In 1851 as he was returning home from his beeyard
he thought about what he had observed in his colonies, that when left to their own devices the bees maintain an even spacing between the combs, about 3/8ths of an inch, what I think of as the space required for two bees to work comfortably back to back on adjacent combs.
Recently we had a big surprise at our island farm when our friend Stephen Roquet came by with three farmhands ready to mow overgrown grass in the beeyard
portion of our eight-hectare (20-acre) veggie farm.
A second Florida beeyard was used to study the spatial distribution of trap catch, and to determine the effect of shade and distance from bee colonies on numbers captured.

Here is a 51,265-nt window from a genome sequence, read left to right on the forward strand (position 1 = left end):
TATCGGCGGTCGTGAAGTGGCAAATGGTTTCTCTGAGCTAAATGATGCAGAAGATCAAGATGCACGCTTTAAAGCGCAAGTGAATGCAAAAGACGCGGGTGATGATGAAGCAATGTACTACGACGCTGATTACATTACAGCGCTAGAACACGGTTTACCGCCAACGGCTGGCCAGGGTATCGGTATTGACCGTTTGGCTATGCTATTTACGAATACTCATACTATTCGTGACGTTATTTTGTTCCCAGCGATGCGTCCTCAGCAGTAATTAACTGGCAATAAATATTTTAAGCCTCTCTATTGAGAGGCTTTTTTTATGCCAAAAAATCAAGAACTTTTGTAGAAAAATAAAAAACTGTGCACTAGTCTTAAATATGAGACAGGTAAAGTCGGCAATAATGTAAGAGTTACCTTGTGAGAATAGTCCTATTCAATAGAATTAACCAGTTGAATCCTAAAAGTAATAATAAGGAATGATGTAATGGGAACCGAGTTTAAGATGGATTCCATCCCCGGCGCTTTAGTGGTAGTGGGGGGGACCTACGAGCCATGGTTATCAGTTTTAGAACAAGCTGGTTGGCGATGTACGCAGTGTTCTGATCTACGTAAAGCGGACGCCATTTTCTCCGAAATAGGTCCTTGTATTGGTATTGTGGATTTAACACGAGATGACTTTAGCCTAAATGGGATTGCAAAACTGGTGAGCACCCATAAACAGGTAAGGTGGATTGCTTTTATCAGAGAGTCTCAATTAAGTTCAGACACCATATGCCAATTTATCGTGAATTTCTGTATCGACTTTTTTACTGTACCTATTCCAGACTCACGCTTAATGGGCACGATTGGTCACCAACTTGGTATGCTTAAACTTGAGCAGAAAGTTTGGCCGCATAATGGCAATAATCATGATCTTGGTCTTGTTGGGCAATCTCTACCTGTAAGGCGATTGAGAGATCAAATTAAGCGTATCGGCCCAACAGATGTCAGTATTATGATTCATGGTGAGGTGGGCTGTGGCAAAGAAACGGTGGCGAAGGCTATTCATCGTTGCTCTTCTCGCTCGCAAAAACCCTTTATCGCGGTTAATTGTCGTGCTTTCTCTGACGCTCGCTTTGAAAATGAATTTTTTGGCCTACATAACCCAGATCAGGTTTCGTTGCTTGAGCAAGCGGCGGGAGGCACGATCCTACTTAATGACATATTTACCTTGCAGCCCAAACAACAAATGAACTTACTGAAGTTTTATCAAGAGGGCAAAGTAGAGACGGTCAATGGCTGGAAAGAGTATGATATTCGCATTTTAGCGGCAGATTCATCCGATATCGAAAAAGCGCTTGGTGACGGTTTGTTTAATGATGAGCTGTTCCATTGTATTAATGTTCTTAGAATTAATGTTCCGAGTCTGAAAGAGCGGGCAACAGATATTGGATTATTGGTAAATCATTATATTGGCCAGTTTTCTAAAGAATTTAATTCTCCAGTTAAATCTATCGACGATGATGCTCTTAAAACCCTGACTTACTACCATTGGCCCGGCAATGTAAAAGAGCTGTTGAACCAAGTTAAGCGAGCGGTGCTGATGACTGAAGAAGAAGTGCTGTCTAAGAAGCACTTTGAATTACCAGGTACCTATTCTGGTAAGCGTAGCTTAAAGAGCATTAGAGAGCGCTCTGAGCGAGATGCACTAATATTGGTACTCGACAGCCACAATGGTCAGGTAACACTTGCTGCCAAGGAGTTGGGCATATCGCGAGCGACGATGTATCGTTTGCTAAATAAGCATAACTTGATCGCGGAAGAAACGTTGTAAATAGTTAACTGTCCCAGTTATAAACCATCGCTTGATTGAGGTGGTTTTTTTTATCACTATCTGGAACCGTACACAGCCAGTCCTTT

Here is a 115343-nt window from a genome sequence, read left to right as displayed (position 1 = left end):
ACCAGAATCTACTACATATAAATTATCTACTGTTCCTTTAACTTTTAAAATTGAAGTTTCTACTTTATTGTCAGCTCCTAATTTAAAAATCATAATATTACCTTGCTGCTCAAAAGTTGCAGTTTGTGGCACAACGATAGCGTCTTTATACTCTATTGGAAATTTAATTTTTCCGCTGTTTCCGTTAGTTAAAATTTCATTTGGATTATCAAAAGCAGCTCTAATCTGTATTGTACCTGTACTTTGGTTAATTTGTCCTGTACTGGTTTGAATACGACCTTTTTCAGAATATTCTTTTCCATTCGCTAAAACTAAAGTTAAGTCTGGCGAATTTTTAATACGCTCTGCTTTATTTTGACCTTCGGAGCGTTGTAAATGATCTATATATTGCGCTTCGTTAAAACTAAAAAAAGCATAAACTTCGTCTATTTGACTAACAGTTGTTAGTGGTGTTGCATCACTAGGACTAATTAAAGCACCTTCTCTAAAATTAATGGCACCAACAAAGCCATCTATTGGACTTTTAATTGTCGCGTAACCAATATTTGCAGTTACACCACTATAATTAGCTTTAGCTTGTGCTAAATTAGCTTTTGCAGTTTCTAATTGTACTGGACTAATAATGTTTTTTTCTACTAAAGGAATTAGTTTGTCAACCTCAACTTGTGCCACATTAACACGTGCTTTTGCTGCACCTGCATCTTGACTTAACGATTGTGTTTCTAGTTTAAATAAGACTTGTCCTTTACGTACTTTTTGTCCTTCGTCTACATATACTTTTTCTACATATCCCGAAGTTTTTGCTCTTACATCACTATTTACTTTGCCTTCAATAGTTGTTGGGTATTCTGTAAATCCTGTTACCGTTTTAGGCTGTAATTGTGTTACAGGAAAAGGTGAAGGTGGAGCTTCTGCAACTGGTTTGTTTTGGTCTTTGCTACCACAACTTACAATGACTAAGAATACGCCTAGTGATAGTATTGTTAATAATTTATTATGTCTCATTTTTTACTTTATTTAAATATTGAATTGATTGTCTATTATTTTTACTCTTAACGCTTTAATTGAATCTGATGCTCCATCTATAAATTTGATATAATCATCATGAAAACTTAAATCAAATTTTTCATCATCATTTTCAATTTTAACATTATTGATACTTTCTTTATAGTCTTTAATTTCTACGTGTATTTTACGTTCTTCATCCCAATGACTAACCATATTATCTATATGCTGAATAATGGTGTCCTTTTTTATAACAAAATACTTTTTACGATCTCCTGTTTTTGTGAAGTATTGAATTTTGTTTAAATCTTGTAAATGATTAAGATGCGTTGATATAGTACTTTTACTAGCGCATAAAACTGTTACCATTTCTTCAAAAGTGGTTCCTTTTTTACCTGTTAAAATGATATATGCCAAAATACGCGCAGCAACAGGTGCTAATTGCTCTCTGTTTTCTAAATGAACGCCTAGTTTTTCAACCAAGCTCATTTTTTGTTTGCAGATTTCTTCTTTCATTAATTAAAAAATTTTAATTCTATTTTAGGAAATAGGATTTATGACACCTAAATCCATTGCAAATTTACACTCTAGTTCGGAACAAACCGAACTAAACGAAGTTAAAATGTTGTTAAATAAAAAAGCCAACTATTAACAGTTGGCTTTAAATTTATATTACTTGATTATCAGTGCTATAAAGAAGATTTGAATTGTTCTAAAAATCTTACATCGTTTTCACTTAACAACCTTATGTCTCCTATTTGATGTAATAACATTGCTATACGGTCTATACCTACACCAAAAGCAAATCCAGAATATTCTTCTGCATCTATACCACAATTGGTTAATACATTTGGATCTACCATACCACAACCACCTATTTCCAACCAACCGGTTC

Its attractiveness was tested by trapping at 2 beeyards in north-central Florida and 7 in Pennsylvania, all with previous histories of SHB infestation.
Three groups of 6 baited and 6 control traps were placed in one of the Florida beeyards.
Seven beeyards in Pennsylvania, each in a different county, were used to compare baited and control traps.
By 1981 Bob had almost two hundred hives in beeyards around the Finger Lakes, and many farmers depended on him for the pollination of their orchards.
Bob and I would head out at seven in the morning in a red pickup, eating apples from his family's orchard as we drove along, down the sweeping farm roads around the lakes, down roads of matted grass that ran alongside autumn fields, and into brush clearings of sumac and elder where his beeyards were hidden away.